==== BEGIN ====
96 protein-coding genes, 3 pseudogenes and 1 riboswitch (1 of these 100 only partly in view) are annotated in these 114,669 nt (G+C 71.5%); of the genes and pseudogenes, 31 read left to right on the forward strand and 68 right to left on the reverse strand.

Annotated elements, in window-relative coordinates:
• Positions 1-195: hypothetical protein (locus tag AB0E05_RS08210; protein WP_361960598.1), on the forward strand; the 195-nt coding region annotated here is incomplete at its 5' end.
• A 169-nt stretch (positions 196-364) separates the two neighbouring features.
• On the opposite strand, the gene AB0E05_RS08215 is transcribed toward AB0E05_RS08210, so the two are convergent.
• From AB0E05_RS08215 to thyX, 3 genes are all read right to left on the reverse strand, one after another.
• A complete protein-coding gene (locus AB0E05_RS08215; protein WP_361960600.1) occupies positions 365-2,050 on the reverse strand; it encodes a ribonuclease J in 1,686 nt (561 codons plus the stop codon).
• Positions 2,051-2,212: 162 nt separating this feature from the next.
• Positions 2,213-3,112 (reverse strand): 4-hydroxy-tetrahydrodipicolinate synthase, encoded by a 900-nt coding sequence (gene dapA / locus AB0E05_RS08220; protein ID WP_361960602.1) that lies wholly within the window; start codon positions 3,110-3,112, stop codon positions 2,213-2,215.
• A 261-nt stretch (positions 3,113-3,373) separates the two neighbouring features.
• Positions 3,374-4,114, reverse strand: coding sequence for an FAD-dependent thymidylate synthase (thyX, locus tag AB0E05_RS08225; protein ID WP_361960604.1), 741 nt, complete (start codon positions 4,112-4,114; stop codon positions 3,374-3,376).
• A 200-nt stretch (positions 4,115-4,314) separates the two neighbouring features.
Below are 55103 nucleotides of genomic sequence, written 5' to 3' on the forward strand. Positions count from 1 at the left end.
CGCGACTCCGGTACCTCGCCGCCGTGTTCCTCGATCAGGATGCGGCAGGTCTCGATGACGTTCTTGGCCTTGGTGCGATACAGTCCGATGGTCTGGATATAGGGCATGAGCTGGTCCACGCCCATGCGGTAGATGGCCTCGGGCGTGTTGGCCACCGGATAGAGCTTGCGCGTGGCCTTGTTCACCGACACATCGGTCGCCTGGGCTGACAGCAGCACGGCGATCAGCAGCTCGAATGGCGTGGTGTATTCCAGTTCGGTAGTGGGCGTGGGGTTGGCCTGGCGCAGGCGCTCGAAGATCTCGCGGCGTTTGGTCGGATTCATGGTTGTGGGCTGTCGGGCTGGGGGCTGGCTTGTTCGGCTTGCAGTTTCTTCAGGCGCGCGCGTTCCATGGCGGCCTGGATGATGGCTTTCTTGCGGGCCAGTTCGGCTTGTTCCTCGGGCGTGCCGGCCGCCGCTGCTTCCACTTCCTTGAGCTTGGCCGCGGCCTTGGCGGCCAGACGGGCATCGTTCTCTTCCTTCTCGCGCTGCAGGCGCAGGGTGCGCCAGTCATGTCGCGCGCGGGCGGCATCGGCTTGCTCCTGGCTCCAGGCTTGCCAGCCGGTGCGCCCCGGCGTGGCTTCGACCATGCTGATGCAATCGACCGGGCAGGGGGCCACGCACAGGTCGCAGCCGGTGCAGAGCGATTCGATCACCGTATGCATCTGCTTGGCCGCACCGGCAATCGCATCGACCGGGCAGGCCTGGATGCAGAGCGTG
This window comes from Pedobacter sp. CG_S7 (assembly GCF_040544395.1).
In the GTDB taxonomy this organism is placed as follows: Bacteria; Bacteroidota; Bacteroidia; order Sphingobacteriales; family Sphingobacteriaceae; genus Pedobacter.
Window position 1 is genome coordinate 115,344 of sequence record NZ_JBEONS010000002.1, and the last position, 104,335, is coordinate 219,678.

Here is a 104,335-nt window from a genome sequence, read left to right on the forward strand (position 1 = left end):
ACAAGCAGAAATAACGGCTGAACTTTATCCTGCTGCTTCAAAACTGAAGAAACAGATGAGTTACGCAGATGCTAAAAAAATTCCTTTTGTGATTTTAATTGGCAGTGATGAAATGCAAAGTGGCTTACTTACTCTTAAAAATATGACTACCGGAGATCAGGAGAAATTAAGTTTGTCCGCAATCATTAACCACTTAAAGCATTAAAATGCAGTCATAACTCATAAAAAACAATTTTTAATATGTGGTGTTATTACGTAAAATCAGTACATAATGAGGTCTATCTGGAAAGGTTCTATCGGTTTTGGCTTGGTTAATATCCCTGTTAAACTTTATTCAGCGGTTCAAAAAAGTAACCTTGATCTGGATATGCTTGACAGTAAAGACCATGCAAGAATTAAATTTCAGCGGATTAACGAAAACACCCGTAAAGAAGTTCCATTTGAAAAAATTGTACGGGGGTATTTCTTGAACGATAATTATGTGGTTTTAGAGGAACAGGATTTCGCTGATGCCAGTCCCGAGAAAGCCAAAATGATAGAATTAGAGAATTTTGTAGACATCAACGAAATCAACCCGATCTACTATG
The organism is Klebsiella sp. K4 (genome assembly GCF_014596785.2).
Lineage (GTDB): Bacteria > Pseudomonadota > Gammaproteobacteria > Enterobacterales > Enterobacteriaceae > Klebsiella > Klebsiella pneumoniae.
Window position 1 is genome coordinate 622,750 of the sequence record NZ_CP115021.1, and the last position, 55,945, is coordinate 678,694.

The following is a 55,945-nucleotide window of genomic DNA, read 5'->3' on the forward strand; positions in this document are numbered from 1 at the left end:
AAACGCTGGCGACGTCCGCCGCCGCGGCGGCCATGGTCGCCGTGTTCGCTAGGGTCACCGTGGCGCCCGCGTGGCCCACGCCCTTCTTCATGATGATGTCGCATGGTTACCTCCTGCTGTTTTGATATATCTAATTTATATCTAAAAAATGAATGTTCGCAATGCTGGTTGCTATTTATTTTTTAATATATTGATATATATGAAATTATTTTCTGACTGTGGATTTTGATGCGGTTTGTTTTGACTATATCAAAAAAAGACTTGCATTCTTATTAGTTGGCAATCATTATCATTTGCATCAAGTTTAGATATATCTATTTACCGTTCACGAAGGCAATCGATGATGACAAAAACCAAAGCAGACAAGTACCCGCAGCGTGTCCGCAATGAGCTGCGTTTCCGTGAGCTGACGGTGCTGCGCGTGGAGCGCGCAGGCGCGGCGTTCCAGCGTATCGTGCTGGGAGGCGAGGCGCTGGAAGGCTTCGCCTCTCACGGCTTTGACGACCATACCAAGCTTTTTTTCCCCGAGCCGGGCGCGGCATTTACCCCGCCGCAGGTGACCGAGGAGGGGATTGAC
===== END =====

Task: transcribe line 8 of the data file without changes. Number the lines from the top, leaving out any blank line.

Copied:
• Positions 2,051-2,212: 162 nt separating this feature from the next.